This very well may not be something that Microsoft can control, but more Google apps — Google Maps, Google Hangouts, Gmail, and so on — would be big for its fledgling ecosystem. The popularity of Google’s services is undisputed, never mind that some of them compete directly with Microsoft’s .
The only Modern-style Google app available for Windows right now is Google Search.
5. Turn Cortana into a Mac Spotlight–type feature.
We all love having the option to speak to our devices in order to launch quick Internet searches or to send out short text messages and emails. But one annoyance of ours with Windows 8 is that the Modern part of things is largely unfriendly when it comes to mouse and keyboard — not an ideal situation for laptops or desktops.
One thing we love about Apple’s OS X, particularly the forthcoming Yosemite, is that it’s bringing Siri-like global information to its text-based Mac Spotlight search app. We’re already hearing reports that Cortana, Microsoft’s Siri competitor, is coming to Windows. We only hope it plays well with mouse and keyboard, not just voice commands, and gives us a robust, easy-to-use, system wide search experience, something missing from Windows 8.
6. Give us less control.
Microsoft’s attempt at creating an OS that appears simple and touch friendly is admirable. But, in actuality, Windows 8 operates on multiple planes with umpteen thousand options to configure and can be tough for casual computer operators to wrap their heads around (and that doesn’t exclude technology news reporters).
This problem can be helped by axing one of the two OS planes that Windows 8 lives on (as mentioned in point 1 above), though simply killing duplicate settings menus and eliminating the need to hide options in charms bars offscreen (which may be on the outs) would do a world of good for the OS’s comprehensibility.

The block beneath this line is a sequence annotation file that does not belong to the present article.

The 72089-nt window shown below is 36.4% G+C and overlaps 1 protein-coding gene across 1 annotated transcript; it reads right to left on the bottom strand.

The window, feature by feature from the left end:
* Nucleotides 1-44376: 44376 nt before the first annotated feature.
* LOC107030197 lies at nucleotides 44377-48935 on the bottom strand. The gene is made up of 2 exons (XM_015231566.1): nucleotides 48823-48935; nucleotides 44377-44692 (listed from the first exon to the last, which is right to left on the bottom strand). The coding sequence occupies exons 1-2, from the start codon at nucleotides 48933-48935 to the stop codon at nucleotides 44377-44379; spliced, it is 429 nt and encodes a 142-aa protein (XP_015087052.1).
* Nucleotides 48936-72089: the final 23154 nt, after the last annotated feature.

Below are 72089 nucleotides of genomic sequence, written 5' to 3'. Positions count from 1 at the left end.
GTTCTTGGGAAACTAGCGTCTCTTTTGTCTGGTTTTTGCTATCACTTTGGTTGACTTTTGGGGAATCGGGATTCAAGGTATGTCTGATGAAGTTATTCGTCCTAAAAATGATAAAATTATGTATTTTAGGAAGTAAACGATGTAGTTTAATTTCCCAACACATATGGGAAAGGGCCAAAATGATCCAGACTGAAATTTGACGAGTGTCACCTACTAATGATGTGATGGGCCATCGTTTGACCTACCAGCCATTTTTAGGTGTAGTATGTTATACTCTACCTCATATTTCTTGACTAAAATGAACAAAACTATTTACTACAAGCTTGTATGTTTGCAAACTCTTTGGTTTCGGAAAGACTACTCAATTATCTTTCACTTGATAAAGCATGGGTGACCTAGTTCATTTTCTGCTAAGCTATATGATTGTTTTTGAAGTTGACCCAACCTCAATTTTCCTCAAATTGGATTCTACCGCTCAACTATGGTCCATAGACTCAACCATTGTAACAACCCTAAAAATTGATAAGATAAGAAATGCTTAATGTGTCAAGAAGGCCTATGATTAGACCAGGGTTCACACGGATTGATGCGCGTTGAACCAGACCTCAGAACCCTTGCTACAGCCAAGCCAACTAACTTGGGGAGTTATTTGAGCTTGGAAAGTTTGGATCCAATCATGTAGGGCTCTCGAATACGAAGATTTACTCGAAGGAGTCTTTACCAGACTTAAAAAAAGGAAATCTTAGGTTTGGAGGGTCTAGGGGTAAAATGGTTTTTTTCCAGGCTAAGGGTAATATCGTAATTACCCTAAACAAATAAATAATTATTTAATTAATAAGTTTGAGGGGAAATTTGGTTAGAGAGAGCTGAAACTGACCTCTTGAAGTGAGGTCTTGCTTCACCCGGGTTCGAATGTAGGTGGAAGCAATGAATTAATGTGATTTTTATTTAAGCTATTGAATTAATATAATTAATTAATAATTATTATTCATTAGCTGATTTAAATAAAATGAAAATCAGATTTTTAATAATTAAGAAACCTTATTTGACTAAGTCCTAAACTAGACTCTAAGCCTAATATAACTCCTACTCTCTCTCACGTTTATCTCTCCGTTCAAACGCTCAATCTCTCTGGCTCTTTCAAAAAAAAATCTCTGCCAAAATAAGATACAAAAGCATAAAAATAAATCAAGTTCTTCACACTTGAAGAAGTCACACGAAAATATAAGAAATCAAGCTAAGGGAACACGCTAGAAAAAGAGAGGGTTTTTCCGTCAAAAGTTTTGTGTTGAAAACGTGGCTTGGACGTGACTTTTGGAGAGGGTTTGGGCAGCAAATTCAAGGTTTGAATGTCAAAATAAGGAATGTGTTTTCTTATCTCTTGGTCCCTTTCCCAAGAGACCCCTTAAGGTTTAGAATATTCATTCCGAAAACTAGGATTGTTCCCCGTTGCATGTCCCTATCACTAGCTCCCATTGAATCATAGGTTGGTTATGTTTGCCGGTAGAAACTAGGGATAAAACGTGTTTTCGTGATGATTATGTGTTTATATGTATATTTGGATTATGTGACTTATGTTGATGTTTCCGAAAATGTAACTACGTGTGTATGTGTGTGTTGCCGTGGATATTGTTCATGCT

7. Revamp Windows updates.
We all know that Windows is known to update with software patches often, which can be good for ensuring that your system is operating as securely as possible. But constantly being asked to install and reboot is not fun, and always living in fear of running a machine that’s not up to date is unsettling.
What should be done about this? We don’t know. We’re looking at you, Microsoft.
8. Set the device driver and compatibility problems straight.
One reason some have stuck with Windows 7, Vista, or even XP: non-compatible hardware.
Whether Microsoft can make Windows 9 more backward compatible or not, we’re not sure. But there are some customers (and Techyuga team members) who are still clinging to old printers, webcams, wireless hard drives, audio recording equipment, and other peripherals that are preventing the move upward to Windows’ most current version. A fix here would be welcome.
9. Let us play Xbox games on Windows 9.
This may feel like a pipe dream, but it sure would be cool.
Plain and simple: Let us wirelessly connect an Xbox controller to our Windows computers, slide the game into the disc drive (or download it from the Xbox Games Store), and play. Please?
Source : Yahoo Tech